It will be obvious to those skilled in the art, upon studying this disclosure, that devices according to my invention can be modified in various respects and hence may be emboded in apparatus other than as particularly illustrated and described heren, without departng from the essential features of this invention and within the scope of the claims annexed hereto.

I claim:

1. A soot eliminator for removing soot and noxous material from combustion gases comprising a chimney for receiving combustion gases from a combustion chamber and for permittng said combustion gases to rise upwardly thereof, a disposal tube mounted in said chimney and extending normal thereto, fluid disposal means depending from and connected to said disposal tube, and spray nozzle means mounted in said chimney spaced from and in alignment with said disposal tube and including means for simultaneously delivering a gas, a liquid, and ultrasonic vibrations into said chimney and across the upward path of said combustion gases and into said disposal tube for separating soot and noxious material from said combustion gases and for directing said soot and noxious material into said disposal tube, a source of ultraviolet disposed in said disposal tube, and a light source for introducing radiation of between 2900 to 8000 angstroms disposed in said disposal tube.

2. A soot eliminator according to claim 1, wherein said spray means is mounted perpendicular to combustion gas flow and said chimney.

3. A soot eliminator according to claim 2, wherein said spray nozzle means including means for delivering fine droplets of water of a size in the order of 1 to 30 mcrons.

4. A soot eliminator according to claim 3, wherein said spray nozzle means including means for delivering compressed air, said light source introducing radiation of between 3000 to 4000 angstroms.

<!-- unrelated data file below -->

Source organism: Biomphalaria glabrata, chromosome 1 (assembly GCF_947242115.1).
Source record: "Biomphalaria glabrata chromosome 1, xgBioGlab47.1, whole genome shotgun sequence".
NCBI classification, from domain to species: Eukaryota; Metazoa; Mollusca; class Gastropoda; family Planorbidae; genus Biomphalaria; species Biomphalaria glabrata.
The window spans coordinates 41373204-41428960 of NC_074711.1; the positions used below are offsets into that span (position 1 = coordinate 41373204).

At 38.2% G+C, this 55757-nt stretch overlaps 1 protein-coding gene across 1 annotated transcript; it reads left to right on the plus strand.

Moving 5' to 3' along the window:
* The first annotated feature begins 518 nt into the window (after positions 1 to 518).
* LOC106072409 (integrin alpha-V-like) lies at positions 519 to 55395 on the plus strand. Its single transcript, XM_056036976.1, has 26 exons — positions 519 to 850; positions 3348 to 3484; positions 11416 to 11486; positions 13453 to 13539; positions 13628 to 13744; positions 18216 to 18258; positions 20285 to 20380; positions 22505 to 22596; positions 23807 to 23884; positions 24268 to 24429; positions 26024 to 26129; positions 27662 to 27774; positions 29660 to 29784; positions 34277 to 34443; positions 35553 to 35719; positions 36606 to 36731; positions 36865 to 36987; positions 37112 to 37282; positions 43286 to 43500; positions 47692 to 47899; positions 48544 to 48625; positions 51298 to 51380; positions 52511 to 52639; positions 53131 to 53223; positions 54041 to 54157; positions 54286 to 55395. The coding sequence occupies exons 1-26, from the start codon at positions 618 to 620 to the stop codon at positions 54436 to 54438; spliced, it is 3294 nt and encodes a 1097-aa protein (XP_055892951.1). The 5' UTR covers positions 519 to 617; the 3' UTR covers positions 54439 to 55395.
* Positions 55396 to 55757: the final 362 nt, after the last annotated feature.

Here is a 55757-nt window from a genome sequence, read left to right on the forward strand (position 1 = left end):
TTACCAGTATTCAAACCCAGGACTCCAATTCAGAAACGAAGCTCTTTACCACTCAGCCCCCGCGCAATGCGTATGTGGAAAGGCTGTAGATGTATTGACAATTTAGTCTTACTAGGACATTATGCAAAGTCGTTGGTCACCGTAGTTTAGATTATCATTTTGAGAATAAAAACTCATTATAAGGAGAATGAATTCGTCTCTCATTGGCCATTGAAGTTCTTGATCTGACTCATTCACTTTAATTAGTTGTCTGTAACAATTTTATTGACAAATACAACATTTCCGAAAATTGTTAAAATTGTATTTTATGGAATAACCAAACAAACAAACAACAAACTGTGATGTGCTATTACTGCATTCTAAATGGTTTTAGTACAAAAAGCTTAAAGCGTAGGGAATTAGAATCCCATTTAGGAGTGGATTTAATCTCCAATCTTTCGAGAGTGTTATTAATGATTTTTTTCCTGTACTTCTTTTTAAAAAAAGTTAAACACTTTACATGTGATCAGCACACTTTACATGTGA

5. A soot eliminator according to claim 1, wherein said spray nozzle means includes means for delvering Saturated steam.

6. A soot eliminator according to claim 1, wherein said spray nozzle means including means for delivering said gas and said lquid in a fine mist which are combined with said soot and noxious material by said ultrasonic vibratons.

References Cited UNITED STATES PATENTS 77 1,406 lO/ 1904 Willett 261-17 X 967 l 35 `16/1910 Lachance. ll,269,724 `6/1918 Martin 261--17 i2,045,5 19 6/ 1936 Coutant. 21300761 ill/1942 Amy 55--277 X 13935375 15/1960 Boucher. 13,094.40O t/ 1963 Blanton 55-279 X 3,l26,003 `3/1964 Steel 250-43 X FOREIGN PATENTS l,063,578 3/1959 Germany.

`IRONALD R. WEAVER, Pr'mary Examiner.

US3389971A 1966-11-16 1967-06-14 Spray-type soot eliminator Expired - Lifetime US3389971A (en)

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US3390869A US3390869A (en) 1966-11-16 1966-11-16 Spray-type soot eliminator
US3389971A US3389971A (en) 1966-11-16 1967-06-14 Spray-type soot eliminator
US73950068 true 1968-06-24 1968-06-24

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US3390869A US3390869A (en) 1966-11-16 1966-11-16 Spray-type soot eliminator
US3389971A US3389971A (en) 1966-11-16 1967-06-14 Spray-type soot eliminator